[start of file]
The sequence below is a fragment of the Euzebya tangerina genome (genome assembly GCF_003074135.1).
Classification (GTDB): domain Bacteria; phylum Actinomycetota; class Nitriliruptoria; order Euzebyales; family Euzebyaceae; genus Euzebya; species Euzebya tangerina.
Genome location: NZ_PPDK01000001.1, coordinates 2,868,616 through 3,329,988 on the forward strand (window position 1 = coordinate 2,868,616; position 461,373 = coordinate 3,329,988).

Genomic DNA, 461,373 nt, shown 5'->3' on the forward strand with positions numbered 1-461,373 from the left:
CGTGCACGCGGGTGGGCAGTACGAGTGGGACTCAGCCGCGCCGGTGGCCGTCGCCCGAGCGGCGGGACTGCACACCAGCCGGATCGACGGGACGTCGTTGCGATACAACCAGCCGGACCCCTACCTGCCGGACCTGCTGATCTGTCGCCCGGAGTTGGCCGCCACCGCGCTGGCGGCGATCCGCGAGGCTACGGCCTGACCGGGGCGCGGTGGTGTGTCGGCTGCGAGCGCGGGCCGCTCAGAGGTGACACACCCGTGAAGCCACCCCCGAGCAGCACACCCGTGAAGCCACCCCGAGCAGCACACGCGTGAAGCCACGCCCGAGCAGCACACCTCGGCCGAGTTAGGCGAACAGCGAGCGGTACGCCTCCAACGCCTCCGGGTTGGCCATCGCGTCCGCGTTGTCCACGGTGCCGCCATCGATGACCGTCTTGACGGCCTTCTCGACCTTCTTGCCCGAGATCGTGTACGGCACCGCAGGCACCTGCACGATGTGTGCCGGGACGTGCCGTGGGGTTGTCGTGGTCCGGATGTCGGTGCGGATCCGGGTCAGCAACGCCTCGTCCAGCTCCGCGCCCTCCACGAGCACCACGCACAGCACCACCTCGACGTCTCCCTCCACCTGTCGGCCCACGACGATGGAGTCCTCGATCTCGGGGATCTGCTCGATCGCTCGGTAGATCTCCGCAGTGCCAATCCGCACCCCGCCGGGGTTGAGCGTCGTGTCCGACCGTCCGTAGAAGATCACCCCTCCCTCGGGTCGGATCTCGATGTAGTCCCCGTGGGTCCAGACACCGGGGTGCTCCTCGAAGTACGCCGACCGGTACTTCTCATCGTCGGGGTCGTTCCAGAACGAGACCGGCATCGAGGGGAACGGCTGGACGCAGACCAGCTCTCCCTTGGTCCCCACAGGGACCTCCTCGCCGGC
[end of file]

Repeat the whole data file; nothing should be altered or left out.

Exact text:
The sequence below is a fragment of the Euzebya tangerina genome (genome assembly GCF_003074135.1).
Classification (GTDB): domain Bacteria; phylum Actinomycetota; class Nitriliruptoria; order Euzebyales; family Euzebyaceae; genus Euzebya; species Euzebya tangerina.
Genome location: NZ_PPDK01000001.1, coordinates 2,868,616 through 3,329,988 on the forward strand (window position 1 = coordinate 2,868,616; position 461,373 = coordinate 3,329,988).

Genomic DNA, 461,373 nt, shown 5'->3' on the forward strand with positions numbered 1-461,373 from the left:
CGTGCACGCGGGTGGGCAGTACGAGTGGGACTCAGCCGCGCCGGTGGCCGTCGCCCGAGCGGCGGGACTGCACACCAGCCGGATCGACGGGACGTCGTTGCGATACAACCAGCCGGACCCCTACCTGCCGGACCTGCTGATCTGTCGCCCGGAGTTGGCCGCCACCGCGCTGGCGGCGATCCGCGAGGCTACGGCCTGACCGGGGCGCGGTGGTGTGTCGGCTGCGAGCGCGGGCCGCTCAGAGGTGACACACCCGTGAAGCCACCCCCGAGCAGCACACCCGTGAAGCCACCCCGAGCAGCACACGCGTGAAGCCACGCCCGAGCAGCACACCTCGGCCGAGTTAGGCGAACAGCGAGCGGTACGCCTCCAACGCCTCCGGGTTGGCCATCGCGTCCGCGTTGTCCACGGTGCCGCCATCGATGACCGTCTTGACGGCCTTCTCGACCTTCTTGCCCGAGATCGTGTACGGCACCGCAGGCACCTGCACGATGTGTGCCGGGACGTGCCGTGGGGTTGTCGTGGTCCGGATGTCGGTGCGGATCCGGGTCAGCAACGCCTCGTCCAGCTCCGCGCCCTCCACGAGCACCACGCACAGCACCACCTCGACGTCTCCCTCCACCTGTCGGCCCACGACGATGGAGTCCTCGATCTCGGGGATCTGCTCGATCGCTCGGTAGATCTCCGCAGTGCCAATCCGCACCCCGCCGGGGTTGAGCGTCGTGTCCGACCGTCCGTAGAAGATCACCCCTCCCTCGGGTCGGATCTCGATGTAGTCCCCGTGGGTCCAGACACCGGGGTGCTCCTCGAAGTACGCCGACCGGTACTTCTCATCGTCGGGGTCGTTCCAGAACGAGACCGGCATCGAGGGGAACGGCTGGACGCAGACCAGCTCTCCCTTGGTCCCCACAGGGACCTCCTCGCCGGC